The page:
16. “ In any indictment or information for any felony Property for or misdemeanor committed in, upon, or with respect to any the use of workworkhouse or poorhouse, or on or with respect to any goods houses, &c. or chattels whatsoever provided for the use of the poor of any parish or parishes, township, or townships, hamlet or hamlets, place or places, or to be used in any workhouse or poorhouse in or belonging to the same, or by the master or mistress of such workhouse or poorhouse, or by any workmen or servants employed therein, it shall be sufficient to state any such property to belong to the overseers of the poor, for the time being, of such parish or parishes, township or townships, hamlet or hamlets, place or places; and it shall not be necessary to specify the names of all or any of such overseers; and in any indictment or information for any felony or misdemeanor, committed on or with respect to any materials, tools, or implements, provided for making, altering, or Materials, tools,

, repairing any highway within any parish, township, hamlet, or &c. for use of place otherwise than by the trustees or commissioners of any turn- highways. pike-road, it shall be sufficient to aver that any such things are the property of the surveyor or surveyors of the highways for the time being of such parish, township, hamlet, or place, and it shall not be necessary to specify the name or names of any such surveyor or surveyors."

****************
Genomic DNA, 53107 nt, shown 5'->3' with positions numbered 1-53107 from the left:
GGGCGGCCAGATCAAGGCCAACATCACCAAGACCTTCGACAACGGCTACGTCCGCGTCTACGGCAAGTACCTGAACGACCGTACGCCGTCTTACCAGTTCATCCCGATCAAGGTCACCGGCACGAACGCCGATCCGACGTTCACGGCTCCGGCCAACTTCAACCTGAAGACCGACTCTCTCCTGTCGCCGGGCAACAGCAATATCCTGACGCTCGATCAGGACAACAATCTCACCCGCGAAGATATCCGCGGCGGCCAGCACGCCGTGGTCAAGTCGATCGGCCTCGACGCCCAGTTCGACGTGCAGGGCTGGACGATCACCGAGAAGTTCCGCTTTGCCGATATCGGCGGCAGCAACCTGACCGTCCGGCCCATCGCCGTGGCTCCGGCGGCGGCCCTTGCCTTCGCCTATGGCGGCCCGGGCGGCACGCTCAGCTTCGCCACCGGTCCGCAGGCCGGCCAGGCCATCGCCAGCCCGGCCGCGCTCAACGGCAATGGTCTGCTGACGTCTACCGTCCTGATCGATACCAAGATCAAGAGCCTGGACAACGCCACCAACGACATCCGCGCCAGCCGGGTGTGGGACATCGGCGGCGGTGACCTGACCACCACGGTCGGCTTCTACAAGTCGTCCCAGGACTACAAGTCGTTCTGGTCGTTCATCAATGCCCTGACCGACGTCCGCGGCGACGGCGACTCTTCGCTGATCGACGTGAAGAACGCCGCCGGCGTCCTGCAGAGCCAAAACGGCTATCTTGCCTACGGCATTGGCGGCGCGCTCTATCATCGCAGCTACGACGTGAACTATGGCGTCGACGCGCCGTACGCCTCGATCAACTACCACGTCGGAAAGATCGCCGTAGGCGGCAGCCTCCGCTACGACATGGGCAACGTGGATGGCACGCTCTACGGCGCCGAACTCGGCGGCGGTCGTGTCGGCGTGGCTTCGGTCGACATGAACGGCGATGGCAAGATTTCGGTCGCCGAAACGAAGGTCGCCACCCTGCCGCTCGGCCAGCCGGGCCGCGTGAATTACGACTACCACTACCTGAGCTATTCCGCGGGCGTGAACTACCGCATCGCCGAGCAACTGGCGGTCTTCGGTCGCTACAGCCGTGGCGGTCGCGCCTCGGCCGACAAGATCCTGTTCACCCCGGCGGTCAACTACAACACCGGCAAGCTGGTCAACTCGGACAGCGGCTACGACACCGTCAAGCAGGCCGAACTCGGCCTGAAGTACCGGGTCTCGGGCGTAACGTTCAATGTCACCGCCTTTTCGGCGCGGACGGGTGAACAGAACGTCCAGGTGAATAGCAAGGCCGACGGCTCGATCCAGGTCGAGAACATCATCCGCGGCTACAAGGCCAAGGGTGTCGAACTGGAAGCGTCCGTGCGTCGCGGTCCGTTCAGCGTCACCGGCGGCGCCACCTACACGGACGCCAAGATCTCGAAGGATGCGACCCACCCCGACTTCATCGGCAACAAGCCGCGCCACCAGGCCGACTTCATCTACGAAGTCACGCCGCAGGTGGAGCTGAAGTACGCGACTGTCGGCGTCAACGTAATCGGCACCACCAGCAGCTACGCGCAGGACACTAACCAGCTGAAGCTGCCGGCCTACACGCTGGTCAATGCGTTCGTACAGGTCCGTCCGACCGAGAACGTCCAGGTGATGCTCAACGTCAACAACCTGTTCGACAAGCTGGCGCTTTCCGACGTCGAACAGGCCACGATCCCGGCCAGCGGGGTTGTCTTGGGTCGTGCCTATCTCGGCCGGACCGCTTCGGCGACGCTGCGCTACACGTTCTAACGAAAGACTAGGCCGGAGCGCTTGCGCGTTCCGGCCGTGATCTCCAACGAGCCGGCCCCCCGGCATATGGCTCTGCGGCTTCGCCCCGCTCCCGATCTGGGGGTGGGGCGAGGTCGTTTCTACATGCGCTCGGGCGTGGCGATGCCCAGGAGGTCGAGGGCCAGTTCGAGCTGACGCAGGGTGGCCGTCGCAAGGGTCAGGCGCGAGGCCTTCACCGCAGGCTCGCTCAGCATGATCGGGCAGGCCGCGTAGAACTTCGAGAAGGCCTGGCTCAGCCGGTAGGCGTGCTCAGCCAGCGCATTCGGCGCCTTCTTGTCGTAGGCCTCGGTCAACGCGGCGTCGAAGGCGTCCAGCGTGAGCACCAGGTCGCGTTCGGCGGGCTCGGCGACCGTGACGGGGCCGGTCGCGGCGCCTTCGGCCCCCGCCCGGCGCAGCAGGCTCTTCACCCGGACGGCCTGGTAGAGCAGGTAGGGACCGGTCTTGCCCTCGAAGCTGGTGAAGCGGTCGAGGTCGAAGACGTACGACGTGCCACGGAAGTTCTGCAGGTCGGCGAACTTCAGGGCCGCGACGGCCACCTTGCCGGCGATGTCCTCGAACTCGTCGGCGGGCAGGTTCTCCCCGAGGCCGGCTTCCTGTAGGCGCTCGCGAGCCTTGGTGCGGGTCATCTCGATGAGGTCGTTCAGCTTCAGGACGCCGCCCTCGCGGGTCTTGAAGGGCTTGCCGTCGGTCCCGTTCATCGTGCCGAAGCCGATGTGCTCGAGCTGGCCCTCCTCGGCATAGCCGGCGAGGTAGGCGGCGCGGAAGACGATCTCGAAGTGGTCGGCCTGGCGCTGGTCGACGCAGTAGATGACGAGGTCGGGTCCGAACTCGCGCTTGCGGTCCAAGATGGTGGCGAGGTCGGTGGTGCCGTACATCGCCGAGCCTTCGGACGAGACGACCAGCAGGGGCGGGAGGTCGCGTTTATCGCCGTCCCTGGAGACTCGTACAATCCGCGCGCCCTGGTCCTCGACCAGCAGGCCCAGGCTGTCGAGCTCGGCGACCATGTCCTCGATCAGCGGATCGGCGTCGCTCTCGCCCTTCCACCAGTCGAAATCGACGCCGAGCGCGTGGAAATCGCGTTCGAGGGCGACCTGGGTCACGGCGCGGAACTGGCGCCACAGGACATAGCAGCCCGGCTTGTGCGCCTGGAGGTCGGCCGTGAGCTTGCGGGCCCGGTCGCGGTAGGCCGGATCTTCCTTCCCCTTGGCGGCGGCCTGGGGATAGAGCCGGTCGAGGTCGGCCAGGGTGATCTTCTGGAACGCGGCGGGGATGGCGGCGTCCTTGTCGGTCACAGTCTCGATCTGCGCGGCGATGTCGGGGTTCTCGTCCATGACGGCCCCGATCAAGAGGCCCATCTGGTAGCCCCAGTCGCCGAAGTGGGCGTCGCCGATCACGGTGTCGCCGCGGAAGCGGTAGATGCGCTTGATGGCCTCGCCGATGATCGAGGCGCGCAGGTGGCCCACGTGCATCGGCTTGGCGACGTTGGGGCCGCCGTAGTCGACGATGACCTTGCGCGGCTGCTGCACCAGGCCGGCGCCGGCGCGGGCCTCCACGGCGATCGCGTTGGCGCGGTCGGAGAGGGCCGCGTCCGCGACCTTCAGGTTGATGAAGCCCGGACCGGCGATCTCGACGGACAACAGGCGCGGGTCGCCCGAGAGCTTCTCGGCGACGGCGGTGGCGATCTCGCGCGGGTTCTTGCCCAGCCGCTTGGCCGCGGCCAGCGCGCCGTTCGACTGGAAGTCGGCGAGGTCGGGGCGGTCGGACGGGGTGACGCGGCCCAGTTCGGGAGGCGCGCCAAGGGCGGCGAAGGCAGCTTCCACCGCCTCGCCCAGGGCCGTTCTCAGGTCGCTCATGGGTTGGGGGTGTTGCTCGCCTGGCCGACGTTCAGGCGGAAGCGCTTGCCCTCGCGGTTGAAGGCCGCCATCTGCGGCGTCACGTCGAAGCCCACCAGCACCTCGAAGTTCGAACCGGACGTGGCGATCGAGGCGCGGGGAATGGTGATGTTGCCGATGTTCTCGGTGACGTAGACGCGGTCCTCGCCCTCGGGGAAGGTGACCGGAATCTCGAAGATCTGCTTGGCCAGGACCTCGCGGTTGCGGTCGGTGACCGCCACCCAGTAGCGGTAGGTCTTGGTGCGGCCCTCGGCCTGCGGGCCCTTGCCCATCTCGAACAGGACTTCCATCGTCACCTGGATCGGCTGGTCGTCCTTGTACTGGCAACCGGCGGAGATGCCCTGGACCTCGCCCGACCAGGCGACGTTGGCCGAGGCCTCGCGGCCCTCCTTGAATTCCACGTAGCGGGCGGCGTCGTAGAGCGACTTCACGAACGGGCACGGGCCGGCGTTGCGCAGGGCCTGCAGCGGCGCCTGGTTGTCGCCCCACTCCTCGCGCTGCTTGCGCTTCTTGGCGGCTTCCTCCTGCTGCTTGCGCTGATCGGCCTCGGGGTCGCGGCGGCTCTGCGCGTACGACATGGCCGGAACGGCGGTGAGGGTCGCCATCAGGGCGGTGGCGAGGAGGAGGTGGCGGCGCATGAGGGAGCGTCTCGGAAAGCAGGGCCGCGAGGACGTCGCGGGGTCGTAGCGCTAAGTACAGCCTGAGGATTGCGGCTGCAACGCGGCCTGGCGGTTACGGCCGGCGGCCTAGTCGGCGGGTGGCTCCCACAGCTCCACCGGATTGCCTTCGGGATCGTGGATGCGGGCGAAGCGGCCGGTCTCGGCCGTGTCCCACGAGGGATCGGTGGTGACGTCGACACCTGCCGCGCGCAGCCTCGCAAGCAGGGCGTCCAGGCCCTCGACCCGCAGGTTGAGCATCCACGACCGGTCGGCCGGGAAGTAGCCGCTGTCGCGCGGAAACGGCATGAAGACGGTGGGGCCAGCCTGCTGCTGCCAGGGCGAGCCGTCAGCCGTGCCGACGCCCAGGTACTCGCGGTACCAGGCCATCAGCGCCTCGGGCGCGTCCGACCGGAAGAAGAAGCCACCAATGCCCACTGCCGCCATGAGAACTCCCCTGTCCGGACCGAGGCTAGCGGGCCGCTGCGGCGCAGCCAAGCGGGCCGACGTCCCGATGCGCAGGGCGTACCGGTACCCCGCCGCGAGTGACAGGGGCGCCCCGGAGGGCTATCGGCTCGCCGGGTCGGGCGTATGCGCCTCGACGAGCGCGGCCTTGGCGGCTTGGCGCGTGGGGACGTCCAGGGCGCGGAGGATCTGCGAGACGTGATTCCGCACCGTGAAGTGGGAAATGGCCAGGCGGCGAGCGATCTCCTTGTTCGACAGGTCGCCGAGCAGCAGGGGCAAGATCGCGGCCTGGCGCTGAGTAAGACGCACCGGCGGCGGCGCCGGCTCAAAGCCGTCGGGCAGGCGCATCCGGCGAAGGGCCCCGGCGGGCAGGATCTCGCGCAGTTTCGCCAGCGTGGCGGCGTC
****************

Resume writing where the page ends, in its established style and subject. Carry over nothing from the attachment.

§ 17.“ In any indictment or information for any felony, or Property of misdemeanor, committed on or with respect to any house, build. turnpike trusing, gate, machine, lamp, board, stone, post, fence, or other thing, tees. erected or provided in pursuance of any act of parliament for making any turnpike road, or any of the conveniences or appurtenances thereunto respectively belonging, or any materials, tools, or implements provided for making, altering, or repairing any such road; it shall be sufficient to state any such property to belong to the trustees or commissioners of such road, and it shall not be necessary to specify the names of any of such trustees or commissioners."

Ø 18.“ In any indictment or information for any felony or Matters relating misdemeanor committed on or with respect to any sewer or other to sewers. matter within or under the view, cognizance, or management of any commissioners of sewers, it shall be sufficient to state any such property to belong to the commissioners of sewers, within or under whose view, cognizance, or management any such things shall be; and it shall not be necessary to specify the names of any of such commissioners."

Stat. 55 G. 3. c. 137. § 1. enacts, “ That the property of and in 55 G. 3. c. 137. all and singular the goods, chattels, furniture, provisions, clothes, Property in linen, and wearing apparel, tools, utensils, materials, and things goods, &c.

provided for the